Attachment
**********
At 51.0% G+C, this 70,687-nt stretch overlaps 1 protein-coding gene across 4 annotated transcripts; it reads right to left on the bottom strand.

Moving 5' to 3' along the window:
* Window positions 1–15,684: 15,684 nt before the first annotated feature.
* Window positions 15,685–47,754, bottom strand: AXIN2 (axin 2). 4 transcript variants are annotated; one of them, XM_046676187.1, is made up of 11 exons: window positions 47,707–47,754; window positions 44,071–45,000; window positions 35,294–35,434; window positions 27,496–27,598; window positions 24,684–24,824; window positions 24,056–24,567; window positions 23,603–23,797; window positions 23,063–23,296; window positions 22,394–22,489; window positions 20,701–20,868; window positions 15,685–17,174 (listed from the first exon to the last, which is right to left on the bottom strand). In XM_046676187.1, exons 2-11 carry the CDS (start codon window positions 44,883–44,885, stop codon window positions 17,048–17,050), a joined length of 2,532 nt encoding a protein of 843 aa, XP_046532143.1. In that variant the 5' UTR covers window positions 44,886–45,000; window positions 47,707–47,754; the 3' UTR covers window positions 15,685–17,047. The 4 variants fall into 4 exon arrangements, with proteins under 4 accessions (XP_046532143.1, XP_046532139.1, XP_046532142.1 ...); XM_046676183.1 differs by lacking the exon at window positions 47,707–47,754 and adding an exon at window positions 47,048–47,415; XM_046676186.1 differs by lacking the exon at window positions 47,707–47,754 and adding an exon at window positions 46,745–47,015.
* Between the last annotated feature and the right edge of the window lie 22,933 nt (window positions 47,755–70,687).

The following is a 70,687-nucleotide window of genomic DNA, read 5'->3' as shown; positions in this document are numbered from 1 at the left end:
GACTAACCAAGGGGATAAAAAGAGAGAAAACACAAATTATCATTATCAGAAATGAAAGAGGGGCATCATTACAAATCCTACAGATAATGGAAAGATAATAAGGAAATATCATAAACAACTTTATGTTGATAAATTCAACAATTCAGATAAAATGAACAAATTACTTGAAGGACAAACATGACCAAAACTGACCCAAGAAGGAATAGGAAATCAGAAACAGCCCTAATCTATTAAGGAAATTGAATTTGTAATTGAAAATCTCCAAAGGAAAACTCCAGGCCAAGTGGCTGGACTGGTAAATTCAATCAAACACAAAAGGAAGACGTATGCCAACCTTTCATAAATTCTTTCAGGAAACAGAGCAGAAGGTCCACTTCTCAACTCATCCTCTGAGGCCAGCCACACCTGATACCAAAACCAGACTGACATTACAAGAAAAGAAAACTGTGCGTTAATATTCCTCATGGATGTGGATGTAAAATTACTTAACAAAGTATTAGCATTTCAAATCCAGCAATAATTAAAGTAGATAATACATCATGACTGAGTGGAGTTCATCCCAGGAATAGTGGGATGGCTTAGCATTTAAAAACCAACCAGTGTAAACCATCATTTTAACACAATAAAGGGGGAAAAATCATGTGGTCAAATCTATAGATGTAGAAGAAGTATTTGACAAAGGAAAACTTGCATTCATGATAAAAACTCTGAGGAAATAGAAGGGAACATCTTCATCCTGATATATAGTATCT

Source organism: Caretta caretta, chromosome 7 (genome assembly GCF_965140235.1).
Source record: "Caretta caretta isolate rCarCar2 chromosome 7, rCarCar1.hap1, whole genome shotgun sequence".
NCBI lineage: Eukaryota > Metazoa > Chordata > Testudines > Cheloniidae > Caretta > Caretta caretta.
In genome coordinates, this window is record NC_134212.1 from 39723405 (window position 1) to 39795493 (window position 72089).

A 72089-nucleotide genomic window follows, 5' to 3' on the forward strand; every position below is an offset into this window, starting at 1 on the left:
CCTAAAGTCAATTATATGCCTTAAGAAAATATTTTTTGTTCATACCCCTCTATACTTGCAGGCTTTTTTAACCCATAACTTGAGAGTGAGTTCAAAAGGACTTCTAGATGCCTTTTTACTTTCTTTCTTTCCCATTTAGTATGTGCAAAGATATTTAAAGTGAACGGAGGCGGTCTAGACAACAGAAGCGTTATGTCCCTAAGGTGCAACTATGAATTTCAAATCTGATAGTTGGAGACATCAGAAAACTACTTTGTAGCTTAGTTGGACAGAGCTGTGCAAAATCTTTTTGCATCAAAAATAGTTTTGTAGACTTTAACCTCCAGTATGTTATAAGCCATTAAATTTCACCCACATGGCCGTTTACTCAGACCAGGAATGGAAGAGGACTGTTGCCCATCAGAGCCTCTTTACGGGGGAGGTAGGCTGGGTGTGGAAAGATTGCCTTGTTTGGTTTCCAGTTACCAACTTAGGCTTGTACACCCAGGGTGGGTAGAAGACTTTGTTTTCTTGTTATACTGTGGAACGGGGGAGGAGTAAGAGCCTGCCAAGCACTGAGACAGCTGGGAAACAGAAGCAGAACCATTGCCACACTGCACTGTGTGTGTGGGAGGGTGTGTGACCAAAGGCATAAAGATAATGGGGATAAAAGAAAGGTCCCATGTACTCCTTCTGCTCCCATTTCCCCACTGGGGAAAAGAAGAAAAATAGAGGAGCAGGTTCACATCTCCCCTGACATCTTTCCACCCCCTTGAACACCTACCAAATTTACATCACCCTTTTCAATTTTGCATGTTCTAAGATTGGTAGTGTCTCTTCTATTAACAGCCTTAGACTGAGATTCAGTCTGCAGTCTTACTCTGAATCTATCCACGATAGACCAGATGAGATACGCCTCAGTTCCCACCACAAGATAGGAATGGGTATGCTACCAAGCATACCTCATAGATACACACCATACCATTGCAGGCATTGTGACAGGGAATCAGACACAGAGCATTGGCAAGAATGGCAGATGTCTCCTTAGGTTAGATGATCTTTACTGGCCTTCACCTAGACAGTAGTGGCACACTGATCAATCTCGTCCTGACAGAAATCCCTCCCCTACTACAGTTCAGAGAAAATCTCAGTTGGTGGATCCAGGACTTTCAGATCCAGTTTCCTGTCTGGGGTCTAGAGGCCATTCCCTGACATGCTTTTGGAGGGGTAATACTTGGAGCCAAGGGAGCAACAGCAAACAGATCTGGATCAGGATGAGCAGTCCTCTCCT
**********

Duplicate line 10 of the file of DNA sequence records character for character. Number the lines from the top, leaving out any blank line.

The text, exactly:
NCBI lineage: Eukaryota > Metazoa > Chordata > Testudines > Cheloniidae > Caretta > Caretta caretta.